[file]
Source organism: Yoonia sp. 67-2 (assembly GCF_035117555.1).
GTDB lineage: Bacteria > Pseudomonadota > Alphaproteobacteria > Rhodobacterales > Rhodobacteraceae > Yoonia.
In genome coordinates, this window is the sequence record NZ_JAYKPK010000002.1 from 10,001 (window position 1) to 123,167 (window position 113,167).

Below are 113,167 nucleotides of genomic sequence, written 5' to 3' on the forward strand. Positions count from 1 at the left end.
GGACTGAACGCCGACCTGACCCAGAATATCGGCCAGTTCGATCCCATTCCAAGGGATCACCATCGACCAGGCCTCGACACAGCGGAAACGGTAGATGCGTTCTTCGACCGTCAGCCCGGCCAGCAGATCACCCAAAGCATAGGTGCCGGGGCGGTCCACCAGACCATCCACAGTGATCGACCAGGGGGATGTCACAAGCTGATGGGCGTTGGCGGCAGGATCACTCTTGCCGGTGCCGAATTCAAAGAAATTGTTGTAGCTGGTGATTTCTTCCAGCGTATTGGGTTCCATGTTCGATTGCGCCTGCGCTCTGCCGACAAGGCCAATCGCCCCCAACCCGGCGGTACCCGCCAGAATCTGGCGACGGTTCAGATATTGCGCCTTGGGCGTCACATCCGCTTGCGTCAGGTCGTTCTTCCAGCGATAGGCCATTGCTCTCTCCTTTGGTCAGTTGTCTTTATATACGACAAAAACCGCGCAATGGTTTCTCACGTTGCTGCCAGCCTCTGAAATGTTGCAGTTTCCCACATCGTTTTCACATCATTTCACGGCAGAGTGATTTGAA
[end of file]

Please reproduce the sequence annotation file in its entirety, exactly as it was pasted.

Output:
Source organism: Yoonia sp. 67-2 (assembly GCF_035117555.1).
GTDB lineage: Bacteria > Pseudomonadota > Alphaproteobacteria > Rhodobacterales > Rhodobacteraceae > Yoonia.
In genome coordinates, this window is the sequence record NZ_JAYKPK010000002.1 from 10,001 (window position 1) to 123,167 (window position 113,167).

Below are 113,167 nucleotides of genomic sequence, written 5' to 3' on the forward strand. Positions count from 1 at the left end.
GGACTGAACGCCGACCTGACCCAGAATATCGGCCAGTTCGATCCCATTCCAAGGGATCACCATCGACCAGGCCTCGACACAGCGGAAACGGTAGATGCGTTCTTCGACCGTCAGCCCGGCCAGCAGATCACCCAAAGCATAGGTGCCGGGGCGGTCCACCAGACCATCCACAGTGATCGACCAGGGGGATGTCACAAGCTGATGGGCGTTGGCGGCAGGATCACTCTTGCCGGTGCCGAATTCAAAGAAATTGTTGTAGCTGGTGATTTCTTCCAGCGTATTGGGTTCCATGTTCGATTGCGCCTGCGCTCTGCCGACAAGGCCAATCGCCCCCAACCCGGCGGTACCCGCCAGAATCTGGCGACGGTTCAGATATTGCGCCTTGGGCGTCACATCCGCTTGCGTCAGGTCGTTCTTCCAGCGATAGGCCATTGCTCTCTCCTTTGGTCAGTTGTCTTTATATACGACAAAAACCGCGCAATGGTTTCTCACGTTGCTGCCAGCCTCTGAAATGTTGCAGTTTCCCACATCGTTTTCACATCATTTCACGGCAGAGTGATTTGAA